Tuesday, February 9, 2016

The Waiting Room

I started this post 8 days ago; tonight I'm sitting with my hot tea and feeling like I need to get a blog out with an update on my break from wine since even someone asked me today how I was doing  it?!  I took 10 days off, and had a glass of wine with BJ Saturday night and a half glass the night of the super bowl. I do not intend to quit drinking but have to say the non-drinking lifestyle is enjoyable so for now, having a drink will be rare.  So back to the blog where I started last week. . .

Due to a power outage at my school, I am home today while the kids are at school. This rarely happens for me to have the house by myself so I'm enjoying the luxury of it all -- I took the kids to school in my pajamas and came home to make another cup of coffee, and wanted to visit this space where the thoughts of my mind and heart take form with words. I love the quote from Joan Didion, "I don't know what I think until I write it down."

Yesterday marked the first week without alcohol for me in a long time (probably since I was pregnant with Molly).  I can sort of break down my thoughts by the times of the day. 

In the mornings, I've realized. . . . I still hate them!  I still feel out of it when the alarm goes off, press snooze way too many times and am generally miserable at the thought of getting out of bed.  
So I can't blame morning fuzz and crankiness on a nightly glass (or two) of wine. 

In the evenings, I find myself up and busier, possibly more productive around the house. When I do sit down, I have the "munchies" so I think I might have to avoid that since weight loss is still a goal. Also, drinking sparkling water  in a stemmed glass satisfies me and I love hot tea.  I don't really miss the wine as much as I thought I would.

The most striking times I've caught myself missing a drink are in the late afternoon when I find myself looking forward to the enjoyment of pouring a glass of wine. As I glance at the clock on the way home from a long day, I think about having a drink and then remember that I'm not drinking.  
Anticipation .

Looking forward to things is half the pleasure of them. -Lucy Maud Montgomery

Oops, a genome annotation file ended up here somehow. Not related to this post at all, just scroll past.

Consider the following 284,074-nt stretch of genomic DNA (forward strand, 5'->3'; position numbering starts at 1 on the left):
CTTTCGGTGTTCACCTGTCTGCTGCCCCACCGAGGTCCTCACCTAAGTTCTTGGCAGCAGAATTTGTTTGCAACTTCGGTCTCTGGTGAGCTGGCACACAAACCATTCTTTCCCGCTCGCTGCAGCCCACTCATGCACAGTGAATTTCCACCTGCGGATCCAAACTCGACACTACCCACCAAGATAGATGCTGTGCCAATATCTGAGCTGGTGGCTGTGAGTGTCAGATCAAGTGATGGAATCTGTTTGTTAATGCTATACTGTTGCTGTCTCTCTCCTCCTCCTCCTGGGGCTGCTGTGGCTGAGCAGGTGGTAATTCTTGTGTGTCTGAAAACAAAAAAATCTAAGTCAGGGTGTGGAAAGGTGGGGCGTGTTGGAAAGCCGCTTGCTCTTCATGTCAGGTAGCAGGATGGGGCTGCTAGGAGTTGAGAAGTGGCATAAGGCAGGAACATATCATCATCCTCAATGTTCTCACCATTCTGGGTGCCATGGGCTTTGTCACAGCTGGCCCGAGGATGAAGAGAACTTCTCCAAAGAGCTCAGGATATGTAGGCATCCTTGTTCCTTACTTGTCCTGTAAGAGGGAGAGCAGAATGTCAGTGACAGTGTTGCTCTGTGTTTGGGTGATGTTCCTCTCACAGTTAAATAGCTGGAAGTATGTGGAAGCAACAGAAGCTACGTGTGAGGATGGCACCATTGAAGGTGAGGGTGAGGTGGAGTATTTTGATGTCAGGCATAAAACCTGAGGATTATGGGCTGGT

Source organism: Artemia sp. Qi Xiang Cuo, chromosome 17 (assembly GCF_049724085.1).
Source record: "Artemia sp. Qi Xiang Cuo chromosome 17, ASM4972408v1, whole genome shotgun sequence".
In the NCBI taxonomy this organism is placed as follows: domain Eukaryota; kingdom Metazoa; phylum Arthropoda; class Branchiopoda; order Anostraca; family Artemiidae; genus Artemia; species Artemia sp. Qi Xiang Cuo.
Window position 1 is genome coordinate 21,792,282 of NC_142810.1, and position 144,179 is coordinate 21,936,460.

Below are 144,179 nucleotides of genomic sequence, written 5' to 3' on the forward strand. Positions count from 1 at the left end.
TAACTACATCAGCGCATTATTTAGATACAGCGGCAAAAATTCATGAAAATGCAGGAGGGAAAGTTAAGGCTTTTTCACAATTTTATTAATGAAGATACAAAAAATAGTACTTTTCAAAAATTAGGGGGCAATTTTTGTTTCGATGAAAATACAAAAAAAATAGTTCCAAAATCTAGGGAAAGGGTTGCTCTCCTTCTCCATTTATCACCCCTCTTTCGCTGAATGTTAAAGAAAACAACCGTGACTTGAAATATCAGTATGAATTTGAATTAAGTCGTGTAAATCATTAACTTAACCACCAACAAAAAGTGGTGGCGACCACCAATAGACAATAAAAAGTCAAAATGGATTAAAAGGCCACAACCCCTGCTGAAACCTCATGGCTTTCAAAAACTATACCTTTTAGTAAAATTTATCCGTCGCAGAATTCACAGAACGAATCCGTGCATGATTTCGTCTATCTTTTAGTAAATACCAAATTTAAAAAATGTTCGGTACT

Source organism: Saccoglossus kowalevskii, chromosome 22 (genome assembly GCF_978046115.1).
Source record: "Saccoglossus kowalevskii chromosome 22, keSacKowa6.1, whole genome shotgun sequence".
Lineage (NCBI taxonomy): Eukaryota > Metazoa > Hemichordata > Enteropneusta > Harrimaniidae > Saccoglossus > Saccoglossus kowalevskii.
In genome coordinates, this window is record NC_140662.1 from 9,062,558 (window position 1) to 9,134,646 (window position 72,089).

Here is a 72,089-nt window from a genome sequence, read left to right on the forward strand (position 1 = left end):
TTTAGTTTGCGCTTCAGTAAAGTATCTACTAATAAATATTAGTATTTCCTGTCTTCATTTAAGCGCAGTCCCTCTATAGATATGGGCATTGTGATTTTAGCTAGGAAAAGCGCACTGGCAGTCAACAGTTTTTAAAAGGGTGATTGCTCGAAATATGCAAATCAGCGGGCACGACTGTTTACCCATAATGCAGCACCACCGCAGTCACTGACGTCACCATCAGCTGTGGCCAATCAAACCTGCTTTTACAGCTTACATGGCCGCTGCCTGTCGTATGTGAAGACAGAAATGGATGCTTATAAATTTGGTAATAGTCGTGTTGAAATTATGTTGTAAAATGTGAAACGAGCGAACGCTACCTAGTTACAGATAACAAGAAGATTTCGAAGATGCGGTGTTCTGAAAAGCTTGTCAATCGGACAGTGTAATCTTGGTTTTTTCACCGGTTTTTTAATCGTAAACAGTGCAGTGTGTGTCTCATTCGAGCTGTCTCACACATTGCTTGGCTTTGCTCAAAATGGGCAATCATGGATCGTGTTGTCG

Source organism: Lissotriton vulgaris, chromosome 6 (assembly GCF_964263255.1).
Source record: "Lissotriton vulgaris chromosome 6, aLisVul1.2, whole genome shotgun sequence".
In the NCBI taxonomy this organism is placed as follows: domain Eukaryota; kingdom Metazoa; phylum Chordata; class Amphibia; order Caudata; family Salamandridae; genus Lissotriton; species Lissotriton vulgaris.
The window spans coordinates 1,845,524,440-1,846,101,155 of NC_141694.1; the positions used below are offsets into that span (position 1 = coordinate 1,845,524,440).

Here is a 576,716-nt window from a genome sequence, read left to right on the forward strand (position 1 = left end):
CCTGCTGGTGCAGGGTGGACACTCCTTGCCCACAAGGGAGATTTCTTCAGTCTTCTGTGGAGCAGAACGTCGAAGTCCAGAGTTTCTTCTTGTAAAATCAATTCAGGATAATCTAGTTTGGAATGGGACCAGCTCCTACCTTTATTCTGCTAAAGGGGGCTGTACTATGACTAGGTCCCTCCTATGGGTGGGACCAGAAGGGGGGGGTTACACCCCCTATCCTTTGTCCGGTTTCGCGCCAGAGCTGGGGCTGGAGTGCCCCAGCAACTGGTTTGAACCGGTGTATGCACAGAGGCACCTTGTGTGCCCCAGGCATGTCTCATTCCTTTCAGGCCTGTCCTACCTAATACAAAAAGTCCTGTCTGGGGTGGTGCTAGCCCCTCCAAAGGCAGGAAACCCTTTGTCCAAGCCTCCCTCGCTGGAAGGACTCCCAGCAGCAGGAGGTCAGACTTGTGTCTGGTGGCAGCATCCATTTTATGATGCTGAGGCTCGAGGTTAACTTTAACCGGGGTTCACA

Then, I start thinking about how anticipation and worry are so closely related in that we spend time in our mind thinking about what lies ahead, attaching emotions to the future. In many cases, it is the unknown that provides worry.  This has always been a deep, dark hole for me -- anxiety. I was reminded of this at a recent doctor's appointment for BJ as we sat in the waiting room. 
 I watched him watch the other patients. The older patients and their wives, their loving caregivers.  I look at them, too and wonder if I can ever be so kind.  BJ is the caretaker, not me. 

If I believed in a god pulling puppet strings I would say or pray, you need to fix this -- "this guy is more of a caretaker than most moms, BJ feeds the birds at a winter storm, goes to a Layaway the week before Christmas to pay for a few anonymous family's christmas gifts; you/YOU need him out in the world taking care of people, and how dare you/YOU even think I can take care of details for my family?"  But I don't believe in a God like that; even in people's assuring me "it's ok to be made at God,"I find that a ridiculous sentiment. I wasn't promised ease -- why would I even feel angry?  I am not angry, but I am scared and sad, and if you know me well, you'd be scared of me taking care of the details too. 

 But just as I feel the tension and fear in the waiting room,  I tell myself BJ is looking at a 75 year old man, not necessarily Parkinson's Disease. I'm also deeply touched when I see these women and I almost have hope. I am reminded to be present in my life, to take the cues from the universe about what may lay ahead as signs to just be present.  This is how the idea of anticipation and worry, sitting in a waiting room and giving up the idea of looking forward to a nightly glass of wine all fit together in the universe or God calling me to not escape, not to worry, not to anticipate but to be fully present. I'm seems to take time and an attitude adjustment, but there is something altogether freeing about it as I'm noticing myself giving up anticipation as well as worry. My prayer is that if I have the courage to face the present, hopefully I'll have the strength to face the future; maybe even one day I will be a loving caregiver. 

Being present | #Anxiety Self Help:

Tuesday, January 26, 2016

Giving Drinks a Time Out

I'm sitting here on a cozy evening in the middle of a beautiful snowcation thanks to the blizzard we experienced this weekend. The way winter makes us stop and be is both beautiful and daunting. As a teacher, I always get a kick out of parents wanting their kids to just go back to school; I met a young mom on a sledding hill and when she saw school was called for tomorrow, she said, "it has just been a long couple days." Smugly, I think we teachers and mothers are clearly heroes since  we spend both our personal and professional time with children, and still think time flies, yet I notice how selfish we teachers are.  As soon as Tuesday is called "off," we speculate about Wednesday!